In the past few years, it seems that first installments of a new game series have a specific and unique goal in mind, where following titles depart from these goals in favor of a more straight-forward, action-driven approach. The two best examples of this are Mass Effect and Dead Space. Where the first Mass Effect game sought to be a deep RPG experience, the second installment was more about being a fine tuned game with epic set pieces and action. Similarly, Dead Space turned from a game of adrenaline-fueled atmosphere into a game of instantaneous, relentless excitement. Is Dead Space 3 looking to be more chills than thrills, or are we in store for more Michael Bay-esque explosions?
Well, comparing Dead Space 2 to Michael Bay is admittedly cruel. Yet Dead Space has become unabashedly fast-paced and has sacrificed all notions of subtlety as the series has progressed. Though, I imagine that it’s difficult to not only recreate fear but to make it feel fresh again. Unlike zombies, necromorphs used to be the unknown. They were fast, deadly, cunning, and shooting them in the head wasn’t nearly as effective as taking skillful shots to dismember them. It was unsettling to sit in a near silent Ishimura, standing in place all but knowing the gruesome creatures were about to ambush you from the vents.
To understand how Dead Space got to Dead Space 3, we have to remember Isaac Clarke. He is, or was, a lowly engineer, turning space-aged shop tools into weapons for survival. Isaac was stuck on the abandoned drilling rig merely trying to make his way to safety. In the sophomore title, he’s institutionalized after shit hits the fan, and left vulnerable as the necromorph infection spreads. With no other choice, Isaac yet again makes his efforts to see tomorrow, and it’s a disaster around every corner. The entire tone for the Isaac’s second adventure is consistently blazing. The consequences of insanity keep the story fresh and introduce a new type of fear altogether.
In Dead Space 3, Isaac is grey-haired, and his life is in shambles. But he also gets to choose his fate in this game, and he decides to be a soldier. In this way, I feel like Dead Space 3 may have divorced its roots and the character elements that made it most compelling and relatable. I can imagine being an engineer if I was born in a different time, but I’m not ever signing up to fight necromorphs. Despite this, there are some poignant questions with perhaps unexpected answers in Dead Space 3.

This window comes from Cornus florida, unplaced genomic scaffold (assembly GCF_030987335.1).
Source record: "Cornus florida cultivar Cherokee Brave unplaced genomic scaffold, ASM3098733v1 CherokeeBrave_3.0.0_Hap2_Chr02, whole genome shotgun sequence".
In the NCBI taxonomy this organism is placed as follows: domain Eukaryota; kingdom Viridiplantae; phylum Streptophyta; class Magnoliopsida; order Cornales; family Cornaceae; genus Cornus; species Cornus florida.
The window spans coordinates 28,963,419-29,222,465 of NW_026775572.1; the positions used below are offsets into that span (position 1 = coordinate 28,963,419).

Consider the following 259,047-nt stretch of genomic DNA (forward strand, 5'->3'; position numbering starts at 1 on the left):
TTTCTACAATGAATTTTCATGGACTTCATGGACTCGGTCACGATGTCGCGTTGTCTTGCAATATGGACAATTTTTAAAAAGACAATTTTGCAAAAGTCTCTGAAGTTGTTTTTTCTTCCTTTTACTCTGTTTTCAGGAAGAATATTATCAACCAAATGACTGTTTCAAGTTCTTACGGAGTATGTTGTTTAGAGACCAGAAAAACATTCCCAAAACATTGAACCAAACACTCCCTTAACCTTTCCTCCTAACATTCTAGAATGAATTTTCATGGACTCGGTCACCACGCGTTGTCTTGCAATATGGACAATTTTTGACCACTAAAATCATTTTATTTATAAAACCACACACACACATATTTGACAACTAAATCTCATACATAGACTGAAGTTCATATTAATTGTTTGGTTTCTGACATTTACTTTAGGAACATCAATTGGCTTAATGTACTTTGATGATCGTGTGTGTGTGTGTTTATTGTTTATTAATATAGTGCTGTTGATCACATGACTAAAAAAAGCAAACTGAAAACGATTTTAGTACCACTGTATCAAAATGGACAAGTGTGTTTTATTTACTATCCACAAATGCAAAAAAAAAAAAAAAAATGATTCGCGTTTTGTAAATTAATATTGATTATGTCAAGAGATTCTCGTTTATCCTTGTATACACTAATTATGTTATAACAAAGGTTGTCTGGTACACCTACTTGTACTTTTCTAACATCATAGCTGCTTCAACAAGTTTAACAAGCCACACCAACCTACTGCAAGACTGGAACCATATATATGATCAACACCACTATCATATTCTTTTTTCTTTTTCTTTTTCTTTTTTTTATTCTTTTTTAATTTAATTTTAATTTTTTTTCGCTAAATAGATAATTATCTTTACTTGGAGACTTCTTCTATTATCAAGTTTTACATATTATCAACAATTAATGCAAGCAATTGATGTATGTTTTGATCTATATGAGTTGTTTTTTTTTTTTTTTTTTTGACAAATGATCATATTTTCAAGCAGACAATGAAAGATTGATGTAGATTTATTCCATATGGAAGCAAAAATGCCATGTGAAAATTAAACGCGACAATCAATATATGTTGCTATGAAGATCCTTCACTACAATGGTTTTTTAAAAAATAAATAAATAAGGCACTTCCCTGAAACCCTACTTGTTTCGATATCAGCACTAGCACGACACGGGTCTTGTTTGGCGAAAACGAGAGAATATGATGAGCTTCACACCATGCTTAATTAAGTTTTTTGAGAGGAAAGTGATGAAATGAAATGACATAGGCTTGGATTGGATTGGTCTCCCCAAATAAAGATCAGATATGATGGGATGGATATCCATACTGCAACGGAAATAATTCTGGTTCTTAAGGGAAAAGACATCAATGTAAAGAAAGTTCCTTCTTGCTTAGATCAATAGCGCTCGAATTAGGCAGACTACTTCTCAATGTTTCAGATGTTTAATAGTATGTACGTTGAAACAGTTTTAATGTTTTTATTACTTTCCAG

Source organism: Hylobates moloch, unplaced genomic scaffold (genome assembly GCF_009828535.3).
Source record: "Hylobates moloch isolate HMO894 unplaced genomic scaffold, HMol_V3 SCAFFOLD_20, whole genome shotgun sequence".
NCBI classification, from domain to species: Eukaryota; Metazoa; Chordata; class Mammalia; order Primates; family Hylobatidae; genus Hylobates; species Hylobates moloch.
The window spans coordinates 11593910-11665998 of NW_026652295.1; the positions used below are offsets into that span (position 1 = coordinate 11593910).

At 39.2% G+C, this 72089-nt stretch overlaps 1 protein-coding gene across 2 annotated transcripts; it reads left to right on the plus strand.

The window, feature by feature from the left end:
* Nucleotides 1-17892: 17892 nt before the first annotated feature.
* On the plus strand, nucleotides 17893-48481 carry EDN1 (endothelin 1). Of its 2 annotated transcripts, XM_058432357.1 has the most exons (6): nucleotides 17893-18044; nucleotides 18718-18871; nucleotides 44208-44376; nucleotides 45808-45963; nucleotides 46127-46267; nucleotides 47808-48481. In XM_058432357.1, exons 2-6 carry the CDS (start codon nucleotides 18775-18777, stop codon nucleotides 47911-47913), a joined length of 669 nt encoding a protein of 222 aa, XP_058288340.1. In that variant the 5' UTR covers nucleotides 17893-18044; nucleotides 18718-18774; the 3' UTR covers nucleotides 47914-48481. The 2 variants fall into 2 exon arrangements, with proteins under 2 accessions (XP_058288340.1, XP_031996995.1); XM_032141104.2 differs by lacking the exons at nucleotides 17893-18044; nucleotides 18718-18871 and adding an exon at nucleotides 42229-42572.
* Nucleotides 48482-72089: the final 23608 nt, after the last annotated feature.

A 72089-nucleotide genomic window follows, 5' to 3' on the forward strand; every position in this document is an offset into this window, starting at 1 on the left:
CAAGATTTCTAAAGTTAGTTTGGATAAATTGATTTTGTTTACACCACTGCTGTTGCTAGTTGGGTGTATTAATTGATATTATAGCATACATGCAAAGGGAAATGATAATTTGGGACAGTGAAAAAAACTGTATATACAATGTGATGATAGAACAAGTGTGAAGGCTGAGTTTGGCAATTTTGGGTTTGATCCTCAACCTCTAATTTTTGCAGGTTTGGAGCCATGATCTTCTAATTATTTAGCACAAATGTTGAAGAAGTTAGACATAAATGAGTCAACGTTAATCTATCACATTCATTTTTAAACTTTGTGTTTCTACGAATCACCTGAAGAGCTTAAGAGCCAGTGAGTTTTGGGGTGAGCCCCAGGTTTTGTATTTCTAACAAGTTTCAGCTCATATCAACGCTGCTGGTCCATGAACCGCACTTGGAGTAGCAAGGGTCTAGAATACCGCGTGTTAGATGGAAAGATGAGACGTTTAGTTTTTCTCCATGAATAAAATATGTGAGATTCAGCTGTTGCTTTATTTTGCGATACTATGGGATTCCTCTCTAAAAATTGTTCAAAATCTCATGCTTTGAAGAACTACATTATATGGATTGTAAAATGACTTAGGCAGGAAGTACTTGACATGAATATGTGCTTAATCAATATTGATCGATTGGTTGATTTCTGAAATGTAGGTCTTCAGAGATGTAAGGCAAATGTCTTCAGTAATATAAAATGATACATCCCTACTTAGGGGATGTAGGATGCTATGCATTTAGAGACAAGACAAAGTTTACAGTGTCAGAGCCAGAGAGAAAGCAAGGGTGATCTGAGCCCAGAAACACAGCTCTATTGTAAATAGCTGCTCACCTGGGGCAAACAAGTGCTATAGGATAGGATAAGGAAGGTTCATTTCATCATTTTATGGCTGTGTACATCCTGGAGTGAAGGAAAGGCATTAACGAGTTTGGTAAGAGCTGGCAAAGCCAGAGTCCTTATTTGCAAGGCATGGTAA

I like the original Dead Space game most, and despite the second game being less charming and chilling, I had a more raw fun with it. From what I saw, Dead Space 3 is looking to capitalize on this “fun” territory even more. Dead Space 3 is much like 2 in the sense that every scene feels like a cutscene and weaves seamlessly into scripted events. Exploration goes from taking out a few baddies into falling down a shaft and back to gameplay as a new monster arrives. This is done flawlessly and drives the game while allowing the player to feel they’re a part of the interaction even when they’re not.
Obviously, there are some differences in Dead Space 3 that go beyond its feel and narrative. The new weapons, crafting system, new approach to ammo and more are just as relevant to the game as anything else. Also, there’s co-op and other fun stuff. I honestly didn’t get enough time with them to feel it out as much as I’d like, but luckily the review is coming soon to explain all of that good stuff. Just know that if fusing a plasma cutter with a javelin gun sounds good to you, you’ll definitely be interested in reading more come February 5th.
All I know so far is this: In the three hours I played Dead Space 3, it was quite clear that the game tries to turn its up beyond 11 to some other number not found on my guitar amp. I am also hesitant, because if this game follows the same path as Mass Effect, it could be very disappointing. But maybe Dead Space 3 will be something I don’t expect, and I may love it more than the other two. We’ll just have to wait for the review and see.